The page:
Textbook Notes (367,747)
Canada (161,363)
Criminology (256)
CRM2307 (11)
Chapter

#12-Outing The Abuse.docx

3 Pages
57 Views
Unlock Document

Department
Criminology
Course
CRM2307
Professor
Christine Bruckert
Semester
Winter

Description
#12 Outing The Abuse­ consideration for effective practice with lesbian, gay, bisexual,  and transgendered survivors of Intimate Partner Violence.   IPV= Intimate partner violence LGBT= Lesbian, Gay, Bisexual, Transgendered Violence in LGBT relationships is often dismissed or not looked at as violence at all.  (“cat fight”­ two women involved) Outside large cities, very few domestic violence service systems are available to LGBT  persons experiencing IPV.  It is especially difficult for gay or transgendered men, even in  cities. ­ It is important to educate people on the LGBT communities about dynamics  related to IPV Heterosexism:  Represents a set of beliefs about the “natural” superiority or rightness of a  traditional gender tradition and their expression through heterosexual relationships. Legal practices like to use the defence of “Gay panic” when crimes are justified based on  the attackers fear of the LGBT persons, Child custody has been denied to gay, lesbian, and transgendered parents. Until 1973, homosexuality was listed as a mental disorder Many LGBT persons still face discrimination in various places, like the workplace,  public accommodations, health­ care setting and within families. As a result of heterosexism, LGBT people have had to fight for legitimacy in their  relationships. And for some reason it is not truly recognized that LGBT people  experience violence within relationships. Anxieties exist within the LGBT community about IPV because they are afraid that their  sexual preference may be used against the LGBT community by those who view the  relationships as sinful, or wrong. ­ May feel like “airing dirty laundry” outside the community will fuel anti­gay  sentiments. IPV in LGBT relationships are exactly the same as heterosexual relationships. There is  moth physical abuse, and mental abuse. If a straight person finds out that their partner is gay, they can use threats of disclosing  their partner’s sexuality as a form of control. And this could also lead to potential loss of  children where family law judges rule against LGBT parents in custody proceedings. Gay men sometimes do not disclose abuse because society believes that a man should be  able to defend himself or have power. Bisexuals report struggles with accessing support because they are not seen as belonging  to either community. Most violence that occurs in LGBT communities is not reported to the police or  organizations to collect statistics on abusive relationships. Future research is needed to better understand the prevalence, context, ri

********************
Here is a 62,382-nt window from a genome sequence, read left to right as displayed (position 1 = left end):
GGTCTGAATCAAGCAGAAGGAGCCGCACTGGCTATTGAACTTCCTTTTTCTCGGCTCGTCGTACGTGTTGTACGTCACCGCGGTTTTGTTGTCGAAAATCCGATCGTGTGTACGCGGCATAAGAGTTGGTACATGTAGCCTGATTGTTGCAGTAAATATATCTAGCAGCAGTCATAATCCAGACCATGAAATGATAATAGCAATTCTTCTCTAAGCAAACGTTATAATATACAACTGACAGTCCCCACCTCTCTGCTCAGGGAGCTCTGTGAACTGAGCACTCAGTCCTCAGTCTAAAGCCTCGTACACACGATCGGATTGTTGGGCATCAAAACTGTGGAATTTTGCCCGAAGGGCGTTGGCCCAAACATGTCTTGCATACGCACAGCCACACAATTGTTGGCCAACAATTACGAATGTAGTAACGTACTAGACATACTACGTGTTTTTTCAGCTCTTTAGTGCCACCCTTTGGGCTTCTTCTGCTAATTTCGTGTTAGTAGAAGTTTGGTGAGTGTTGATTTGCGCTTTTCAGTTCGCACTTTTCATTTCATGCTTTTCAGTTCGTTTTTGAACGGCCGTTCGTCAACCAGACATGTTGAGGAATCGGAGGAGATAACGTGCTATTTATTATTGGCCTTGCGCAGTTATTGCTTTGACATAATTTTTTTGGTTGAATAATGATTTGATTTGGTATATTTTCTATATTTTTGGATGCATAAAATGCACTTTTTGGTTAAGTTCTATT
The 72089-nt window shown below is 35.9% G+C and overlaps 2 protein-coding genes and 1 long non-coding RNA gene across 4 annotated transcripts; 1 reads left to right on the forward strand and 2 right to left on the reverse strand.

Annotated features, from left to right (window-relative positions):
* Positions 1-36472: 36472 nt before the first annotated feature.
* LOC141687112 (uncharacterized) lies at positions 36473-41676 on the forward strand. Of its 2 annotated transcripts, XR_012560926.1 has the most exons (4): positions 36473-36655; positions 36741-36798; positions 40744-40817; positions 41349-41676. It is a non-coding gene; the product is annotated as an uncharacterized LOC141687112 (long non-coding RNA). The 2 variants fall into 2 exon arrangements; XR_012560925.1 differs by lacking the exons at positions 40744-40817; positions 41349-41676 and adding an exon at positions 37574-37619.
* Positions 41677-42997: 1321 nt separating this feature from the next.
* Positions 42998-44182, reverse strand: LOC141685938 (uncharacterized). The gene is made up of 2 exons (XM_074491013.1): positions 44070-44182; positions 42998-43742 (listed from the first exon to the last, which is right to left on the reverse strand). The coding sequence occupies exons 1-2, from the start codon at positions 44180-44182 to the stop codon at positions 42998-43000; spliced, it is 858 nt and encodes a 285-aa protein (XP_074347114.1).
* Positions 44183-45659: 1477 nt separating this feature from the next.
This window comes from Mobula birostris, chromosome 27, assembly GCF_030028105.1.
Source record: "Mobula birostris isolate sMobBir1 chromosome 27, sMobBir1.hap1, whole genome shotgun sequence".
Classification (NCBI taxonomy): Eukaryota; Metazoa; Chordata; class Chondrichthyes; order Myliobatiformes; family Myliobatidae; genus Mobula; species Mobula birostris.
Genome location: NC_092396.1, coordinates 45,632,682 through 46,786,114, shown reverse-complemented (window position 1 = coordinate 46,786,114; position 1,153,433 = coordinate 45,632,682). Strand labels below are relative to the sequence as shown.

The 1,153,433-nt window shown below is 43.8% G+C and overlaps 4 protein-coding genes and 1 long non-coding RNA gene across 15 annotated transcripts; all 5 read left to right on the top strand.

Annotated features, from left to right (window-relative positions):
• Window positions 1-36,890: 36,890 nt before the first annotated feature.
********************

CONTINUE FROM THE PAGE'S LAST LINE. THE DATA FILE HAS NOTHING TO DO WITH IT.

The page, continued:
More Less

Related notes for CRM2307

Log In


OR

Join OneClass

Access over 10 million pages of study
documents for 1.3 million courses.

Sign up

Join to view


OR

By registering, I agree to the Terms and Privacy Policies
Already have an account?
Just a few more details

So we can recommend you notes for your school.

Reset Password

Please enter below the email address you registered with and we will send you a link to reset your password.

Add your courses

Get notes from the top students in your class.


Submit